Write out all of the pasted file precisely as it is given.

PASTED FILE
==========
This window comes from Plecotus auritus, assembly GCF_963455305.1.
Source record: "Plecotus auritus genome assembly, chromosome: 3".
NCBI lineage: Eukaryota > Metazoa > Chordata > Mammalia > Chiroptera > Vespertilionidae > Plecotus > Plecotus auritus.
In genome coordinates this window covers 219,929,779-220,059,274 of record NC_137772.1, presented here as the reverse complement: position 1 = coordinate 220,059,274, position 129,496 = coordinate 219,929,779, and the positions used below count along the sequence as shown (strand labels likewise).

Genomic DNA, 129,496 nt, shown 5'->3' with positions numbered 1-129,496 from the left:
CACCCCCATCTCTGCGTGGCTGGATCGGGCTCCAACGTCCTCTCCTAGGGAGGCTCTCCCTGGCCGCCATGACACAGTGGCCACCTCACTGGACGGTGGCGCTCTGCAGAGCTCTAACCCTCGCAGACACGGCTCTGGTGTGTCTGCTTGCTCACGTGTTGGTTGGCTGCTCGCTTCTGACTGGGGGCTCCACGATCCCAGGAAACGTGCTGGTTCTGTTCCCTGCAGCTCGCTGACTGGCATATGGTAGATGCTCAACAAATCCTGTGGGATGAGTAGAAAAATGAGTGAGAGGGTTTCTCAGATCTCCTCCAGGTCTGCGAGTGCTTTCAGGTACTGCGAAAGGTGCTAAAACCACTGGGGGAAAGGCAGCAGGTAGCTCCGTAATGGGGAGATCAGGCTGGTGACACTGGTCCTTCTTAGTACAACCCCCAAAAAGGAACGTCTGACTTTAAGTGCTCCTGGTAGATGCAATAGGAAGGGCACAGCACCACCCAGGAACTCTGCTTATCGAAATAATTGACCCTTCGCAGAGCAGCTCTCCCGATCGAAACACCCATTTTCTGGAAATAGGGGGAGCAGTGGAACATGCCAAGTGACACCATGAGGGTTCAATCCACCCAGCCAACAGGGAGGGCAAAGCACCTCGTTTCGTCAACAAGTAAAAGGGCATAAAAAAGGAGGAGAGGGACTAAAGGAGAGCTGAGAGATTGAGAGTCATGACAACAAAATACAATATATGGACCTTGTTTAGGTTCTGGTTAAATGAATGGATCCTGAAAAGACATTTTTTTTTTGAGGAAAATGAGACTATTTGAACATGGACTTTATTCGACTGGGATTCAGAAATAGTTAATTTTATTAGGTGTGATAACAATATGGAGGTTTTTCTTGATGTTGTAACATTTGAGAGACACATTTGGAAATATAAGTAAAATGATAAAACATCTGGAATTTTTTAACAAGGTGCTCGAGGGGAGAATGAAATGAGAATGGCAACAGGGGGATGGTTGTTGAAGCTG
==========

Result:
This window comes from Plecotus auritus, assembly GCF_963455305.1.
Source record: "Plecotus auritus genome assembly, chromosome: 3".
NCBI lineage: Eukaryota > Metazoa > Chordata > Mammalia > Chiroptera > Vespertilionidae > Plecotus > Plecotus auritus.
In genome coordinates this window covers 219,929,779-220,059,274 of record NC_137772.1, presented here as the reverse complement: position 1 = coordinate 220,059,274, position 129,496 = coordinate 219,929,779, and the positions used below count along the sequence as shown (strand labels likewise).

Genomic DNA, 129,496 nt, shown 5'->3' with positions numbered 1-129,496 from the left:
CACCCCCATCTCTGCGTGGCTGGATCGGGCTCCAACGTCCTCTCCTAGGGAGGCTCTCCCTGGCCGCCATGACACAGTGGCCACCTCACTGGACGGTGGCGCTCTGCAGAGCTCTAACCCTCGCAGACACGGCTCTGGTGTGTCTGCTTGCTCACGTGTTGGTTGGCTGCTCGCTTCTGACTGGGGGCTCCACGATCCCAGGAAACGTGCTGGTTCTGTTCCCTGCAGCTCGCTGACTGGCATATGGTAGATGCTCAACAAATCCTGTGGGATGAGTAGAAAAATGAGTGAGAGGGTTTCTCAGATCTCCTCCAGGTCTGCGAGTGCTTTCAGGTACTGCGAAAGGTGCTAAAACCACTGGGGGAAAGGCAGCAGGTAGCTCCGTAATGGGGAGATCAGGCTGGTGACACTGGTCCTTCTTAGTACAACCCCCAAAAAGGAACGTCTGACTTTAAGTGCTCCTGGTAGATGCAATAGGAAGGGCACAGCACCACCCAGGAACTCTGCTTATCGAAATAATTGACCCTTCGCAGAGCAGCTCTCCCGATCGAAACACCCATTTTCTGGAAATAGGGGGAGCAGTGGAACATGCCAAGTGACACCATGAGGGTTCAATCCACCCAGCCAACAGGGAGGGCAAAGCACCTCGTTTCGTCAACAAGTAAAAGGGCATAAAAAAGGAGGAGAGGGACTAAAGGAGAGCTGAGAGATTGAGAGTCATGACAACAAAATACAATATATGGACCTTGTTTAGGTTCTGGTTAAATGAATGGATCCTGAAAAGACATTTTTTTTTTGAGGAAAATGAGACTATTTGAACATGGACTTTATTCGACTGGGATTCAGAAATAGTTAATTTTATTAGGTGTGATAACAATATGGAGGTTTTTCTTGATGTTGTAACATTTGAGAGACACATTTGGAAATATAAGTAAAATGATAAAACATCTGGAATTTTTTAACAAGGTGCTCGAGGGGAGAATGAAATGAGAATGGCAACAGGGGGATGGTTGTTGAAGCTG